Can cloned white blood cells combat HIV?

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Offline thedoc

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Can cloned white blood cells combat HIV?
« on: 22/01/2014 02:30:01 »
Obvious asked the Naked Scientists:
As humans we are really trying to compat HIV/Aids and usually we are not getting any curative solution to it.

I was wondering if the people involved have tried to clone a person's white blood cells so that instead of taking antiretroviral drugs (ARVs), one can get a dosage of his/her cloned white blood cells.

Maybe it is not practical but i would like to know the science behind the failure.

Thank you very much.

What do you think?
« Last Edit: 22/01/2014 02:30:01 by _system »


Offline CliffordK

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Re: Can cloned white blood cells combat HIV?
« Reply #1 on: 22/01/2014 04:42:52 »
I think part of the problem is that one not only needs the white blood cells, but one needs the "history" that they contain.  Just cloned WBCs might not help.  If one had an identical twin, one could potentially get periodic touch-ups.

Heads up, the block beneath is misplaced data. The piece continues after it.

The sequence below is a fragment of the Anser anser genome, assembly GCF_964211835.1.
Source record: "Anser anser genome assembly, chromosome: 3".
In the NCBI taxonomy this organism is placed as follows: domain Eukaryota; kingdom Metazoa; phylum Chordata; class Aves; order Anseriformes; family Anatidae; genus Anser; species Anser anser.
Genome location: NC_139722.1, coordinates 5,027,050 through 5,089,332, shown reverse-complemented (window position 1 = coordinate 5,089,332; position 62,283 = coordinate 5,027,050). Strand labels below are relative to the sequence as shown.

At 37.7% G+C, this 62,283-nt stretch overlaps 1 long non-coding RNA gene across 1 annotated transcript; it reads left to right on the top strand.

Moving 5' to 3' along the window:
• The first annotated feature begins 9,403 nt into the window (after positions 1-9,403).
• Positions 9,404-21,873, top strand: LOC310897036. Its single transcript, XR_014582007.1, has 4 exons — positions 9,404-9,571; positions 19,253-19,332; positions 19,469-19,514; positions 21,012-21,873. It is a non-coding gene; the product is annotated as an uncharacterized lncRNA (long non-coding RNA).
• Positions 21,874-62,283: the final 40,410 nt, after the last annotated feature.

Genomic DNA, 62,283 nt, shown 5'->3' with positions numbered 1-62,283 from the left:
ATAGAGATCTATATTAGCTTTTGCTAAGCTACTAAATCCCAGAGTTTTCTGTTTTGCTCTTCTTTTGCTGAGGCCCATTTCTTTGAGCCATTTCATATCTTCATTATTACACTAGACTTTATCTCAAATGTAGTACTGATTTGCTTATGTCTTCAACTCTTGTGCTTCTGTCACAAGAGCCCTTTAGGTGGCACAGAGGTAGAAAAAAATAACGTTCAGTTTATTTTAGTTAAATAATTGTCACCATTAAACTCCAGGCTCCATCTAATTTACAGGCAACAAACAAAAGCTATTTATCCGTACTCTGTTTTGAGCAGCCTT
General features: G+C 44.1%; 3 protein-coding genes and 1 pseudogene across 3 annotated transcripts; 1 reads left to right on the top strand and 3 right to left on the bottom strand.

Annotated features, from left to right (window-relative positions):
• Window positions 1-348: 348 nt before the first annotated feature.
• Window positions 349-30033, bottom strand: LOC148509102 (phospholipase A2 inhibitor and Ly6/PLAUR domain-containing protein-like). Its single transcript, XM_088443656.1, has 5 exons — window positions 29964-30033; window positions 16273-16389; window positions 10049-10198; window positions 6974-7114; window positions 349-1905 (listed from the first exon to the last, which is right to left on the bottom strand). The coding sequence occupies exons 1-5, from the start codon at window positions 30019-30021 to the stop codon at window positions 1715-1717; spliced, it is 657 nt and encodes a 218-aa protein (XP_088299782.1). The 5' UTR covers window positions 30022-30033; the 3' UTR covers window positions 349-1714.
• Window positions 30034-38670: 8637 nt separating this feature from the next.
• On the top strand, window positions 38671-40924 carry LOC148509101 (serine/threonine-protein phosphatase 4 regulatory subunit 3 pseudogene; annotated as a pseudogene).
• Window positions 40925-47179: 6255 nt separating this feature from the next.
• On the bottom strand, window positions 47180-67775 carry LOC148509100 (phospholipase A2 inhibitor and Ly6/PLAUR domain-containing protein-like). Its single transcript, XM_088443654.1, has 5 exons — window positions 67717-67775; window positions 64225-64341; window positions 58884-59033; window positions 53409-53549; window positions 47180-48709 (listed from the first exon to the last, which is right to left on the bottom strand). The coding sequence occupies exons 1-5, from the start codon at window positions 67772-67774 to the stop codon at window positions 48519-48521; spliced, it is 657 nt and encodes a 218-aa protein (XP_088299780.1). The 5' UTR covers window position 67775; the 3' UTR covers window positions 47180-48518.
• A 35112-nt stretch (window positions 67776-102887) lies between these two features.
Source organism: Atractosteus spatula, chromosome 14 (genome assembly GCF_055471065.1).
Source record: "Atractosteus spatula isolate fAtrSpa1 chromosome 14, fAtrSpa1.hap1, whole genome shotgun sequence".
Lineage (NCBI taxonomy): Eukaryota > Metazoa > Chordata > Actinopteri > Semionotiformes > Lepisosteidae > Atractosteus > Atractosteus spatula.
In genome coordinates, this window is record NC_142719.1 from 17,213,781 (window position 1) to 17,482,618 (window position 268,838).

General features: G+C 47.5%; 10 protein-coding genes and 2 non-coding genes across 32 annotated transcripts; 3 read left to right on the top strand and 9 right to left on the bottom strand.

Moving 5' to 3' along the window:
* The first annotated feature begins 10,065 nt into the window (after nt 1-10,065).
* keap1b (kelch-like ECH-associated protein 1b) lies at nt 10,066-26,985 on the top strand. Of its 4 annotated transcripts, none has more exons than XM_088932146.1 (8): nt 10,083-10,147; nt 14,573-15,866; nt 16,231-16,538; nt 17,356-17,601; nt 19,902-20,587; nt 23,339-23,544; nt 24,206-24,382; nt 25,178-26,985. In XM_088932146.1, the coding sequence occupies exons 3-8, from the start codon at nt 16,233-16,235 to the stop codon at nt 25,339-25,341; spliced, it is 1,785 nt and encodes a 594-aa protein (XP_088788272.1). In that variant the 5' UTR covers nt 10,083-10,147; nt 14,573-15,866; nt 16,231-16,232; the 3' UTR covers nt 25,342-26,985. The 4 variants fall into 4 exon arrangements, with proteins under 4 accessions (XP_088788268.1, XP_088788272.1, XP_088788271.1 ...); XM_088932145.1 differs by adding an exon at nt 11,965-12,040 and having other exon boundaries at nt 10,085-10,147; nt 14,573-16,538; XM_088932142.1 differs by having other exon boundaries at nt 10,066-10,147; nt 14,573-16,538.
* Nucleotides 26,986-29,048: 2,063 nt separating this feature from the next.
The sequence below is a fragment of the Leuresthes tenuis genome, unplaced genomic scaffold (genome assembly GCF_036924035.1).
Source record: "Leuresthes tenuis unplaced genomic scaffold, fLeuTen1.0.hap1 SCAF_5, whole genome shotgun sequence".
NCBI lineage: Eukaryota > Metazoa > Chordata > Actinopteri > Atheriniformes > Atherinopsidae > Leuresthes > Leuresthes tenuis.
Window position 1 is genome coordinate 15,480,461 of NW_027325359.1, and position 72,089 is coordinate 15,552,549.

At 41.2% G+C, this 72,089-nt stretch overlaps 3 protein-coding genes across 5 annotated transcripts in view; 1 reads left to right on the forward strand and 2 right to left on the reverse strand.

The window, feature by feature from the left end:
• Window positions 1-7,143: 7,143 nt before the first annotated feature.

However, without the antivirals, you would still have the viral load.  The current antiviral treatments are generally quite effective at reducing the viral load to near zero.

Timothy Ray Brown, or the "Berlin Patient" was given a bone marrow transplant containing the CCR5 mutation which confers resistance to AIDS.  The bone marrow transplant is a brutal treatment, but was done for the treatment of acute myeloid leukemia.  Anyway, due to being given the CCR5 mutation, Timothy Ray Brown is considered to be the first patient ever cured of HIV/AIDS, and no longer requires HIV/AIDS treatment.

Other patients that have had bone marrow transplants without also receiving the CCR5 mutation have had a return of the virus once anti-retroviral therapy was stopped.

Perhaps in the future there would be a way to make custom WBC's, or marrow that would carry the desired genes, especially those conferring resistance to HIV/AIDS, and also compatible with the body. 

Lukemia patients are treated with radiation therapy to wipe out the existing bone marrow in an extremely high risk procedure.  However, if the goal is merely to add new WBCs, then perhaps one could do the transplant without wiping out all the existing marrow.